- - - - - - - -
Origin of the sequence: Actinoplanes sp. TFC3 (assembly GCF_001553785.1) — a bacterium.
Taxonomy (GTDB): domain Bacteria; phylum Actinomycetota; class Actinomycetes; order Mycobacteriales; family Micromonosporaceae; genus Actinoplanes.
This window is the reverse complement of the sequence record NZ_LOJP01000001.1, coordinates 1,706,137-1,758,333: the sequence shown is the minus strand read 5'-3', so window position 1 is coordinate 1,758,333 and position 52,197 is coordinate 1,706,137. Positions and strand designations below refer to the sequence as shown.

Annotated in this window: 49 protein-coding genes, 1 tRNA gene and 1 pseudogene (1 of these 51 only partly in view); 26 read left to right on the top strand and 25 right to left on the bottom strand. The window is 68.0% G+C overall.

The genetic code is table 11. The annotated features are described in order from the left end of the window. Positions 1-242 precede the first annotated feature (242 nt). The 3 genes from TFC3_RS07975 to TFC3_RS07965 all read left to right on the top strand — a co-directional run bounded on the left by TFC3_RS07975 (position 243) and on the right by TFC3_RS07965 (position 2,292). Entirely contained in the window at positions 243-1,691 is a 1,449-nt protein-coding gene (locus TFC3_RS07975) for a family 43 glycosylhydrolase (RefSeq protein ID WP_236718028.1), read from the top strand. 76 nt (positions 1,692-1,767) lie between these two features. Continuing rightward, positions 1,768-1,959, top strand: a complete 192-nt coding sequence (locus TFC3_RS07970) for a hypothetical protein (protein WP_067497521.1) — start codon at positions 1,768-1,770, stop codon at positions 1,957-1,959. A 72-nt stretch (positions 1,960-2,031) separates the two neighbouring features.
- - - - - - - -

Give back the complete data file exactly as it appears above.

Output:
Origin of the sequence: Actinoplanes sp. TFC3 (assembly GCF_001553785.1) — a bacterium.
Taxonomy (GTDB): domain Bacteria; phylum Actinomycetota; class Actinomycetes; order Mycobacteriales; family Micromonosporaceae; genus Actinoplanes.
This window is the reverse complement of the sequence record NZ_LOJP01000001.1, coordinates 1,706,137-1,758,333: the sequence shown is the minus strand read 5'-3', so window position 1 is coordinate 1,758,333 and position 52,197 is coordinate 1,706,137. Positions and strand designations below refer to the sequence as shown.

Annotated in this window: 49 protein-coding genes, 1 tRNA gene and 1 pseudogene (1 of these 51 only partly in view); 26 read left to right on the top strand and 25 right to left on the bottom strand. The window is 68.0% G+C overall.

The genetic code is table 11. The annotated features are described in order from the left end of the window. Positions 1-242 precede the first annotated feature (242 nt). The 3 genes from TFC3_RS07975 to TFC3_RS07965 all read left to right on the top strand — a co-directional run bounded on the left by TFC3_RS07975 (position 243) and on the right by TFC3_RS07965 (position 2,292). Entirely contained in the window at positions 243-1,691 is a 1,449-nt protein-coding gene (locus TFC3_RS07975) for a family 43 glycosylhydrolase (RefSeq protein ID WP_236718028.1), read from the top strand. 76 nt (positions 1,692-1,767) lie between these two features. Continuing rightward, positions 1,768-1,959, top strand: a complete 192-nt coding sequence (locus TFC3_RS07970) for a hypothetical protein (protein WP_067497521.1) — start codon at positions 1,768-1,770, stop codon at positions 1,957-1,959. A 72-nt stretch (positions 1,960-2,031) separates the two neighbouring features.